According to the recent leaked info, Pixel 5a is going to have a taller profile – it’ll be 2.3mm longer, 0.8mm narrower, and slightly thicker as compared to the Pixel 4a. In the leaked renders, the upcoming device appears to have a slightly elongated chin and thinner bezels, again for a taller slimmer profile that Google might be targeting in order to attract the younger buyers. It is highly unlikely that the Pixel 5a will have anything other than the customary plastic body like its predecessors.
Other than the minute dimensional variations, the device is rumored to retain the 6.2-inch flat OLED display from the Pixel 4a. It would be fair with a full HD resolution screen and a 90Hz refresh rate, but if Google decides to stick to the 60Hz screen, it would be a huge disappointment.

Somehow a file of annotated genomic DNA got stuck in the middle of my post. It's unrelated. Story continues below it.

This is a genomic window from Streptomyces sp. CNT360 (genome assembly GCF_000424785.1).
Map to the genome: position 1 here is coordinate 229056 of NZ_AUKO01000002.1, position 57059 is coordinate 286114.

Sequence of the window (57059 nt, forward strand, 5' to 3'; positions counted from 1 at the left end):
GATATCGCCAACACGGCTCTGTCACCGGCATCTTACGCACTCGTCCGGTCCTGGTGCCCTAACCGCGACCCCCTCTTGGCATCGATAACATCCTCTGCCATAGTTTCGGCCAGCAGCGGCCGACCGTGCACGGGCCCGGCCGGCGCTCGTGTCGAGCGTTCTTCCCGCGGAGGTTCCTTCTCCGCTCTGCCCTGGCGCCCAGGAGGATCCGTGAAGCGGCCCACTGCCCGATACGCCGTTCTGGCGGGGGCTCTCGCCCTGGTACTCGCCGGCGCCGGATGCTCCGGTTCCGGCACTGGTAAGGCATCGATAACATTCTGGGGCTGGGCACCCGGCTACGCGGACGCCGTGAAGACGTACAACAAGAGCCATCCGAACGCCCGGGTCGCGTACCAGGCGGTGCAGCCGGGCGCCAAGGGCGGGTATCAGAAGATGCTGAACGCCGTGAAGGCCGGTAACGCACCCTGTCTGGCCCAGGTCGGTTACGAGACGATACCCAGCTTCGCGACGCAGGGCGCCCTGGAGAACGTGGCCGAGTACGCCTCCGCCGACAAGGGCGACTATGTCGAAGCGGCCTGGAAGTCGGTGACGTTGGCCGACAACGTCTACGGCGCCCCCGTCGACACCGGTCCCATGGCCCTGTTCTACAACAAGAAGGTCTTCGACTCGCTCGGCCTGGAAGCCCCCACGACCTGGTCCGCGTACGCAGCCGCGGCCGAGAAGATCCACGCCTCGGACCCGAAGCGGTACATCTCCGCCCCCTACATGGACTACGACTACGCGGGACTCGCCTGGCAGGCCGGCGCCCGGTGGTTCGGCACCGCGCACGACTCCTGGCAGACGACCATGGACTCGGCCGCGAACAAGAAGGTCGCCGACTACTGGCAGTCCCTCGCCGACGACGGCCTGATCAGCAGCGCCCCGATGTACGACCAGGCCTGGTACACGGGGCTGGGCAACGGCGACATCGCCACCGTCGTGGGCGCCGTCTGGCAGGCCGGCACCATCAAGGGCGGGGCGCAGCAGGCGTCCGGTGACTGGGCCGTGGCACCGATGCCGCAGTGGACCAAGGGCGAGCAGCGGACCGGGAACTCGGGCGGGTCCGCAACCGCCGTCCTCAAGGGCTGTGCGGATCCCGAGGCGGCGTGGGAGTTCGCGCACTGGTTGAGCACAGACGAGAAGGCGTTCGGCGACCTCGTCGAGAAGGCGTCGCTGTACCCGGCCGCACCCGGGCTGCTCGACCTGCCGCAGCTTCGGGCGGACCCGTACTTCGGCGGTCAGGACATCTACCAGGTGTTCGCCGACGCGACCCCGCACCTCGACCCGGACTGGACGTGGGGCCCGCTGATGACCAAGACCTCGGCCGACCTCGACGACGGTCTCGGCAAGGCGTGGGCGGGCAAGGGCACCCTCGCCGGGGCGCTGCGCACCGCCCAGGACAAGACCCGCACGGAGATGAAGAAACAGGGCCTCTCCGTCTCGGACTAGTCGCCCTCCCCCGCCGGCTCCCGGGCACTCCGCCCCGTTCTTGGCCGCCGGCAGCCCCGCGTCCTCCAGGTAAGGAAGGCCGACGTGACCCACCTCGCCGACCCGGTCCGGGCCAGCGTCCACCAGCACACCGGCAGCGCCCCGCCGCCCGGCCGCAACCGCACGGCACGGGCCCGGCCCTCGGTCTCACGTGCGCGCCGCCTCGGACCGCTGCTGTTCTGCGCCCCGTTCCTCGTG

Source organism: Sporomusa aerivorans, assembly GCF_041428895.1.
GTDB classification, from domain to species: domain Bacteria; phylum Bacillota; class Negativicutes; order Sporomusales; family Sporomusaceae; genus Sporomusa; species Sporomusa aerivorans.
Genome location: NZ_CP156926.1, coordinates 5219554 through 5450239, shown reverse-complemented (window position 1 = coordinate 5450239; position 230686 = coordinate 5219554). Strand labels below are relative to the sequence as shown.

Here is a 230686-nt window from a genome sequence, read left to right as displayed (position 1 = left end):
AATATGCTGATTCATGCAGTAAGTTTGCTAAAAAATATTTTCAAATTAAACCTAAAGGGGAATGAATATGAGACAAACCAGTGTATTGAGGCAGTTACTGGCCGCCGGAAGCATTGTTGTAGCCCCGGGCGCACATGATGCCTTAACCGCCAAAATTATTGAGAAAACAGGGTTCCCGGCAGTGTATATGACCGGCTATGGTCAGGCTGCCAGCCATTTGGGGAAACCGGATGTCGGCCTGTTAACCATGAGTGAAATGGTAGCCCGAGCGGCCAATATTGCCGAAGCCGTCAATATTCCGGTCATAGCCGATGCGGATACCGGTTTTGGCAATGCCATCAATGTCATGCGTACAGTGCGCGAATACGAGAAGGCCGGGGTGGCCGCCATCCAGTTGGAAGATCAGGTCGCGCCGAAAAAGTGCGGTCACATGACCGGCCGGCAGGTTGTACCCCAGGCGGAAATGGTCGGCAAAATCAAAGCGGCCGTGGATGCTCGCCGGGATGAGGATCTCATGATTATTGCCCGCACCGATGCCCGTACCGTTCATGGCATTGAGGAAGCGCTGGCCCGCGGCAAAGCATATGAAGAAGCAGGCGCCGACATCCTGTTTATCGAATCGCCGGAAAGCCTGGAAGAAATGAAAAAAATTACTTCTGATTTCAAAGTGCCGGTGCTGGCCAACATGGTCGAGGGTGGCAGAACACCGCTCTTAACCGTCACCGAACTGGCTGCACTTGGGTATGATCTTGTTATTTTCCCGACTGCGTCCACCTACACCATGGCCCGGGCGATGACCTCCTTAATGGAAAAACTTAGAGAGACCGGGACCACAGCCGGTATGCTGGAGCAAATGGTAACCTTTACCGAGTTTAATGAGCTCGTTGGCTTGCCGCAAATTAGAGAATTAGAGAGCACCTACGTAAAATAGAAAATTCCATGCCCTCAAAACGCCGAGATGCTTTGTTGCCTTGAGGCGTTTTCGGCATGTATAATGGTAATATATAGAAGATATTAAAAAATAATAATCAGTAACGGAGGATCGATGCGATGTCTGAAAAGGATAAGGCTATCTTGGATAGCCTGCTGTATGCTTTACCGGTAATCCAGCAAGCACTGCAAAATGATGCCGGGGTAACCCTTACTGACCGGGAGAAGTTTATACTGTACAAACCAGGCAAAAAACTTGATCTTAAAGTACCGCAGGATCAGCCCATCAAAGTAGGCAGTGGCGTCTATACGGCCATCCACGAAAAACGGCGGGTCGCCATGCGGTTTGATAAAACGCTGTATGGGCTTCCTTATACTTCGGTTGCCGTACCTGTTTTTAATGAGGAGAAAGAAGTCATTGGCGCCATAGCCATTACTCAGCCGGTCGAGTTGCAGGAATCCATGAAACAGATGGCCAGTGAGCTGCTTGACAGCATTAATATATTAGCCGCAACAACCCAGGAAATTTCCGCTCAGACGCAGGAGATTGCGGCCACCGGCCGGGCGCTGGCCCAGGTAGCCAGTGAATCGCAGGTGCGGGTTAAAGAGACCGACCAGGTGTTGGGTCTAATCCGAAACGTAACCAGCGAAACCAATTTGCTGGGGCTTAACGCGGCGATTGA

Cameras on the Pixel 5a will be the same as the Pixel 4a if we are to believe what the leaks are suggesting. That means a dual camera setup with PDAF or flicker sensor – one 12MP primary sensor and the other 16MP ultra-wide lens. As a Google Pixel fan one would long for a better sensor on the device since it’s a logical successor to the Pixel 4a. That said, Google may improvise that with the image processing upgrades and other features exclusive to the device.
As for the front-facing selfie camera, it is likely that Google will stash in the trusted 8MP camera in the hole-punch cutout aligned to the left top corner of the device. Again, a sensor upgrade will definitely lure in more buyers if Google can make the desired push.
Performance, battery life, and hardware
There is no legit information about the innards of the device yet. When it comes to processing power, however, it would be a safe bet to assume that the device will follow suit with the Snapdragon 765G processor for the 5G model (if there is one) and will feature an upgraded Snapdragon 732 processor in the Pixel 5a standard variant.